Whitaker’s team surveyed 66 Head Start programs across Pennsylvania, asking staff if they experienced emotional, physical, or sexual abuse as children or if they were exposed to other adversities such as household violence, substance abuse, or mental illness.

He also asked about their current health, as well their mindfulness—their tendency in daily life to notice what happens as it happens and to be aware and accepting of their thoughts and feelings.

“Nearly one-fourth of our Head Start respondents reported three or more types of adverse childhood experiences,” says Whitaker, who adds that almost 30 percent reported having three or more stress-related health conditions, such as depression, headache, or back pain.

However, the risk of having multiple health conditions was nearly 50 percent lower among respondents with the highest level of mindfulness compared to those with the lowest levels, even for those with multiple types of childhood adversity.

In addition, regardless of the amount of childhood adversity, Head Start workers who were more mindful also reported significantly better health behaviors, like getting enough sleep, and better functioning, including fewer days when they felt unwell mentally or physically.

“Our results suggest that mindfulness may provide some resilience against the poor adult health outcomes that often result from childhood trauma,” Whitaker says.

“Mindfulness training may help adults, including those with a history of childhood trauma, to improve their own well-being—and to be more effective with children.”

Online training

The findings compelled Whitaker and Gallagher to begin developing Be Well to Teach Well, an online professional development program designed to help Head Start teachers improve their well-being and classroom interactions.

“In-person training on mindfulness practices is difficult to implement on a large scale and very costly,” Gallagher says.

“But by providing online training and ongoing coaching, we plan to help many more teachers to be well—and to develop the healthy relationships that are so important for positive child outcomes.”

“We need more research on delivering mindfulness training to teachers,” says Whitaker. “But there’s reason to believe a program for teachers like Be Well to Teach Well will help teachers and children in their classrooms flourish.

Researchers from UNC, Temple University, and Rockefeller University contributed to the work.

Source: UNC Chapel Hill

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Slimy ‘hairs’ let microbes clean up toxic waste

Mon, 09/15/2014 - 12:47

Stronger “hairs” make microbes developed to clean up nuclear waste even better at their jobs, report researchers.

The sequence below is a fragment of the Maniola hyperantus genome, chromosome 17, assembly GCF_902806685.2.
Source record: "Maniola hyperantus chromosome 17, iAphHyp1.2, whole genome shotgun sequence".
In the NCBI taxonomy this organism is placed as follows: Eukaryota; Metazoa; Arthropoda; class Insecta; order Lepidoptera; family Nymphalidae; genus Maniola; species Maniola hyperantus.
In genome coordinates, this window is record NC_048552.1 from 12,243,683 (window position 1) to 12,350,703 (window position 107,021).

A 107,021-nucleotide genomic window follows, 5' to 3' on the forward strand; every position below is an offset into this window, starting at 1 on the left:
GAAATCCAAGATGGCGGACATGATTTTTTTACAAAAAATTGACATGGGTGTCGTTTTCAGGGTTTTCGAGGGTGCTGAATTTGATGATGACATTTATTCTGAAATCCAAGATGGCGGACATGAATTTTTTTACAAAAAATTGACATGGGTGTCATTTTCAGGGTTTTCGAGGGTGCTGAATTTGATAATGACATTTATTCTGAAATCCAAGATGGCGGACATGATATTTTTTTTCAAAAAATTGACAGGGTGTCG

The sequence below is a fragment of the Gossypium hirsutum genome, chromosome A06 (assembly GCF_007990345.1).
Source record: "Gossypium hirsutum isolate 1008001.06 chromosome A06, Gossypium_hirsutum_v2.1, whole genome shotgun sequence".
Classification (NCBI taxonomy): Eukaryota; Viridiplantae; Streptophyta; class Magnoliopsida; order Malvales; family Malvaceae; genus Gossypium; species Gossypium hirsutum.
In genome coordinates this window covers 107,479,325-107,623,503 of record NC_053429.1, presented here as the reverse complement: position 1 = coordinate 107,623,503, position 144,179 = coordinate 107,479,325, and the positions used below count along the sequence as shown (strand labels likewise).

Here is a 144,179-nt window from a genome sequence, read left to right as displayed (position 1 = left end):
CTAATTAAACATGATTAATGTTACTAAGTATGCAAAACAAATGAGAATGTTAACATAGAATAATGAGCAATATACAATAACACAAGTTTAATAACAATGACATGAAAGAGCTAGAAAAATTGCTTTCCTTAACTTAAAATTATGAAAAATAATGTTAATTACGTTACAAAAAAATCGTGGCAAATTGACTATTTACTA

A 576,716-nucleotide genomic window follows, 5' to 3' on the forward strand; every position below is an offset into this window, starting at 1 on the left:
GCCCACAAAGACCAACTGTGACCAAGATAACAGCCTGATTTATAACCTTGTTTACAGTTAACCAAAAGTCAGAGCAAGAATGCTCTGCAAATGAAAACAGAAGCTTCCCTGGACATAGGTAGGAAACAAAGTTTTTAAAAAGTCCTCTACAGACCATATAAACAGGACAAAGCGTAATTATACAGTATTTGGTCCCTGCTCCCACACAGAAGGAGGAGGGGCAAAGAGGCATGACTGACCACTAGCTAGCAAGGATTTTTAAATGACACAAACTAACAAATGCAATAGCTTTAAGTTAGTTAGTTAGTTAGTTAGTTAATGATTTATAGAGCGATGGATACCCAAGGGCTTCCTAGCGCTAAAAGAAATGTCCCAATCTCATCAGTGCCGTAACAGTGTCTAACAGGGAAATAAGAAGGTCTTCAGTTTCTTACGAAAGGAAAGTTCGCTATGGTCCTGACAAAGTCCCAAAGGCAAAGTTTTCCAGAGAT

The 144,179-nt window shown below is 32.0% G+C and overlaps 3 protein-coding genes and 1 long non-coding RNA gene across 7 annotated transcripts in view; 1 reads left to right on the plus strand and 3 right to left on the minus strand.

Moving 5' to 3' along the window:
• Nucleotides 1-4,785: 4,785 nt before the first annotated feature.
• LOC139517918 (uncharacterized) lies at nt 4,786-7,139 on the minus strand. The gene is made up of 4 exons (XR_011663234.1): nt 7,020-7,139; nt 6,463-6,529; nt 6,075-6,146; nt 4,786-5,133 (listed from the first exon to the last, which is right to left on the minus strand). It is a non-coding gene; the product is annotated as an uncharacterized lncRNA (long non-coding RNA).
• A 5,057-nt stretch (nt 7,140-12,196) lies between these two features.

In earlier research, microbiologist Gemma Reguera of Michigan State University identified that Geobacter bacteria’s tiny conductive hair-like appendages, or pili, did the lion’s share of remediation.

By increasing the strength of the pili nanowires, she improved their ability to clean up uranium and other toxic wastes.

In new research, published in the current issue of Applied and Environmental Microbiology, Reguera has added an additional layer of armor to her enhanced microbes.

The microbes also use the pili to stick to each other and grow a film on just about any surface, similar to the bacterial film that forms on teeth.

The Geobacter biofilm, encased by a network of nanowires and slime, gives the bacteria a shield and increases their ability to neutralize even more uranium. The improvement also allows the bacteria to survive longer even when exposed to higher concentrations of the radioactive material.

Armored microbes

Geobacter immobilizing uranium can be described as nature’s version of electroplating. The beefed-up microbes engulf the uranium and turn it into a mineral, which prevents the toxic material from leaching into groundwater.

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Reguera’s team had previously linked the conductive pili to the ability of the microbe to mineralize the soluble uranium. As the biofilm concentrates many nanowires around the Geobacter cells, more uranium can be bound and mineralized.

The pili are immersed in a matrix of slime, which surrounds the biofilm cells and boosts the Geobacter’s pili armor, so the biofilm now can pull double duty by helping mineralize uranium.

The shield keeps the uranium from penetrating deep into the Geobacter biofilm. By keeping this process on the surface of the film, the bacteria are not exposed to uranium and, as a community, they are able to clean up more toxic waste.

“The results surpassed our most optimistic predictions,” Reguera says. “Even thin biofilms immobilized uranium like sponges. They reduced it to a mineral, all while not suffering any damage to themselves, for prolonged periods of time.”

Even when exposed to extremely high and toxic concentrations of uranium, levels that would destroy individual Geobacter cells, the biofilms didn’t just survive, they thrived, she adds.

Additional researchers from Michigan State and EXAFS Analysis also contributed to the study.

Reguera’s future research will focus on deciphering how the biofilm matrix that encases the cells shields them so effectively and how to improve its properties further. She has patented the microbe.

Source: Michigan State University

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‘No-seeums’ harbor virus that makes cows sick

Mon, 09/15/2014 - 12:43

A virus that causes a serious disease in cows and sheep is able to survive the winter by reproducing in the biting bugs that transmit it.

The discovery solves a century-old mystery about bluetongue virus—and is particularly significant as climate change brings more moderate winter temperatures. In the United States alone, the disease costs the cattle and sheep industry an estimate $125 million annually.

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“By conducting this epidemiological study on a commercial dairy farm in Northern California, we were able to demonstrate that the virus overwinters in female midges that had fed on an infected animal during the previous season,” says lead author Christie Mayo, a veterinarian and postdoctoral researcher in the School of Veterinary Medicine at University of California, Davis.